What words of reassurance can I offer? I can’t say, “Oh, it doesn’t matter. You’ll still get into law school.” Depending upon the offense, that is not likely to happen. What I can say is: This experience is a very valuable part of your life. It can re-orient your ambition. It can help you think differently about what really matters. This time away from Dartmouth is a time to change your ambition. I can speak from my own experiences of loss and disappointment – fully acknowledging the pain, but also the acknowledging the growth. And, if the student is a Christian, I can point to the deep paradox of what it means to have the mind of Christ – a mind not set upon one’s own self-interest, but a mind that knows how frail we are, and knowing that, loves and lives and hopes in a very different way.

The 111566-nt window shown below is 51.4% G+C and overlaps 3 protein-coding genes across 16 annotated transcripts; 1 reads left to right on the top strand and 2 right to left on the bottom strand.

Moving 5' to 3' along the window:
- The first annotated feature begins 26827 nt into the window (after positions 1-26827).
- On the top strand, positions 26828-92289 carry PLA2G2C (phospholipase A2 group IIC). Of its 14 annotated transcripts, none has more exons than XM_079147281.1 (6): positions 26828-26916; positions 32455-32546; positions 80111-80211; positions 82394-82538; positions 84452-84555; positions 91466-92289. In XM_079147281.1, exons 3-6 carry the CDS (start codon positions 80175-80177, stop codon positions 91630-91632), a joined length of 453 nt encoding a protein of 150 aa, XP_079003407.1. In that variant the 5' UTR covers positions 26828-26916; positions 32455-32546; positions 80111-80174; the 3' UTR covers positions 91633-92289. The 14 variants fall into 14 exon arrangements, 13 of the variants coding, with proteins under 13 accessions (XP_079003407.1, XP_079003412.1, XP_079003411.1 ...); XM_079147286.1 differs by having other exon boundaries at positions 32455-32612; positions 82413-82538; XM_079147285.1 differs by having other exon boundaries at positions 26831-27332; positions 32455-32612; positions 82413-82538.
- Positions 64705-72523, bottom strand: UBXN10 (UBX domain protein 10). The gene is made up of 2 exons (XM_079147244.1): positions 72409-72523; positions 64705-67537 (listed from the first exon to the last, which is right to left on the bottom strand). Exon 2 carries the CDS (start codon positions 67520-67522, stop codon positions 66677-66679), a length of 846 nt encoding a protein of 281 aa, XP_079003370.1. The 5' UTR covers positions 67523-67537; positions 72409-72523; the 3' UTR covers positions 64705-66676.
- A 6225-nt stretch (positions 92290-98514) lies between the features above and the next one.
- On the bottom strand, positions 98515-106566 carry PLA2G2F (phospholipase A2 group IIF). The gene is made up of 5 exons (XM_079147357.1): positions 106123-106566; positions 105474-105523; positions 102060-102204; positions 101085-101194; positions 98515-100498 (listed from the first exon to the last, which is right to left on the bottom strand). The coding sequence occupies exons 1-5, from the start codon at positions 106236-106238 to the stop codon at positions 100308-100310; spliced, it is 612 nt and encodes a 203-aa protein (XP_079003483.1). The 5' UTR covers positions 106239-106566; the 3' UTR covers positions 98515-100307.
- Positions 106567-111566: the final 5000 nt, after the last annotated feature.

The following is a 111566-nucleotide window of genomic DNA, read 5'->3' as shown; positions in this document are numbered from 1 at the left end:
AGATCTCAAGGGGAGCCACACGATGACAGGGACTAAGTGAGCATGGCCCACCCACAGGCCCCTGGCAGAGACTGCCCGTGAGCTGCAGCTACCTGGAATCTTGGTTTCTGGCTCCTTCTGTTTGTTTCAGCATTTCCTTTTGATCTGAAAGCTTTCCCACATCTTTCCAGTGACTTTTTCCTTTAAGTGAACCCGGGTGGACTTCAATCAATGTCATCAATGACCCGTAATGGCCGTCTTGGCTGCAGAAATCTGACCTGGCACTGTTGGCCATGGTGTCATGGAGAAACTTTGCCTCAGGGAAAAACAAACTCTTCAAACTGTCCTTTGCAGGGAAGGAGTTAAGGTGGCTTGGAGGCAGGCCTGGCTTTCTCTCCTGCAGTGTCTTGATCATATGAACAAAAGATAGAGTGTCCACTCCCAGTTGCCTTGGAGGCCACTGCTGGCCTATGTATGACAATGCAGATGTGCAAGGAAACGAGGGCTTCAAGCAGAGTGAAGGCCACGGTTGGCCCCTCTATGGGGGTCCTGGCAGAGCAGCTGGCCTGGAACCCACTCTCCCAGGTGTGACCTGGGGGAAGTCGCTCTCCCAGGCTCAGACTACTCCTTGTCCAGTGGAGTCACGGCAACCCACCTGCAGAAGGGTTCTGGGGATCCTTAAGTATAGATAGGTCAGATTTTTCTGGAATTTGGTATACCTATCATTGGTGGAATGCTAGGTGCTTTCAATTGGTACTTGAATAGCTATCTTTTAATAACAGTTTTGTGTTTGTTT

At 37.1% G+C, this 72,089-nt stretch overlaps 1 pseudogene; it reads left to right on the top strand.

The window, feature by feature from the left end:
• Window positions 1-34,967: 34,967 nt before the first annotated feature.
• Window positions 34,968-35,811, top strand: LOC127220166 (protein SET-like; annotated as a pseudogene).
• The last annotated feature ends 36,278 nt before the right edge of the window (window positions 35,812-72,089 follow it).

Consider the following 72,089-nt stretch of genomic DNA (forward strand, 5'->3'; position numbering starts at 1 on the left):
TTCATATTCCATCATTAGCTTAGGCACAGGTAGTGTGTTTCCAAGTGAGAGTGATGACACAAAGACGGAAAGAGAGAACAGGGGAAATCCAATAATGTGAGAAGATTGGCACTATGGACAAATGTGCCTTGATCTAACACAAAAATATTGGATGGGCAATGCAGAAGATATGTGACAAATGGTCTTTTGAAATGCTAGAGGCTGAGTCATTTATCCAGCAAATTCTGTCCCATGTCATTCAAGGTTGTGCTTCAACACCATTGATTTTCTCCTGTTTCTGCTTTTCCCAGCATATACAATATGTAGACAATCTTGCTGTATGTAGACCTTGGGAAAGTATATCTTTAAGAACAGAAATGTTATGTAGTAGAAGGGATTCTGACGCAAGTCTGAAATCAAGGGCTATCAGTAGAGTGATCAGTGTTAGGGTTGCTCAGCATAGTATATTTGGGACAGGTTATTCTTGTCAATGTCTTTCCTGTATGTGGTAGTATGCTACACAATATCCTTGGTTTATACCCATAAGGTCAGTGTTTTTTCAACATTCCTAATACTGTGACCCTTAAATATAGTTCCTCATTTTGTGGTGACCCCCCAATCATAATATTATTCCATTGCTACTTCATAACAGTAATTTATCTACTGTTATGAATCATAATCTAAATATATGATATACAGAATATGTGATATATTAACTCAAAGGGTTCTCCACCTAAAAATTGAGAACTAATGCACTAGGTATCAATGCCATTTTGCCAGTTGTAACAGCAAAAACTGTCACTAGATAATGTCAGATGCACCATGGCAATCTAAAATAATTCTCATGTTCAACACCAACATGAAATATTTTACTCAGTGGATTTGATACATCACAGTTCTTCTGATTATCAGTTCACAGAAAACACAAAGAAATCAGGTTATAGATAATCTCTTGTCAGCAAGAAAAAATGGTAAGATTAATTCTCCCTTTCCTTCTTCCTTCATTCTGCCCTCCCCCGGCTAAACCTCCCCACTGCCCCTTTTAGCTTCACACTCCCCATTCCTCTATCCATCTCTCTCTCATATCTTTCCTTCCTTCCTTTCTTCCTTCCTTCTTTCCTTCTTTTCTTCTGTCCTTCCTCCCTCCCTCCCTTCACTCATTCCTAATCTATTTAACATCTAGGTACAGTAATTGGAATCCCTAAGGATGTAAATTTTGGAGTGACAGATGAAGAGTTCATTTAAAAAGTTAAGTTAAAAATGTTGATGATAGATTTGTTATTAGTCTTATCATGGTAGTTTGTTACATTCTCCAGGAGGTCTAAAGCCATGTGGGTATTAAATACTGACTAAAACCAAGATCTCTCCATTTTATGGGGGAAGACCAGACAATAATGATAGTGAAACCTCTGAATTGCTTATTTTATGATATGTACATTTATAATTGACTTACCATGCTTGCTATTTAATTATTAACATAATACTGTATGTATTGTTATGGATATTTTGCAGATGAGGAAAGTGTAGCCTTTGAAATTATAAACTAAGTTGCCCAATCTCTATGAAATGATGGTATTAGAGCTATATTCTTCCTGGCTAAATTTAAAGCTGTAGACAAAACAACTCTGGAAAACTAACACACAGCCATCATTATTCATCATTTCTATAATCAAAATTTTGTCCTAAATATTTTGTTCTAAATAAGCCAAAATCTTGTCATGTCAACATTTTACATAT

The second story is about a student who decides to take a term off and do an intense service experience in a place he/she has never been before. Whether it is in a poor urban area or a rural reservation or a clinic in Africa, the student is apprehensive, because he has never been there and done this, and doesn’t know if he will fit it. Some of these students return simply relieved to be back in the privileged comfort of Dartmouth. Others, however, return with transformed ambitions. They find that their whole mind has been changed, and they have a vocational direction that they never anticipated. Or even if they continue to go through corporate recruiting, their ambition has been tempered by their realization of the needs of the world.
What these stories have in common is the discovery of vulnerability in ourselves and in others. Discovering our mutual vulnerability is the first step in having the mind of Christ. Amen.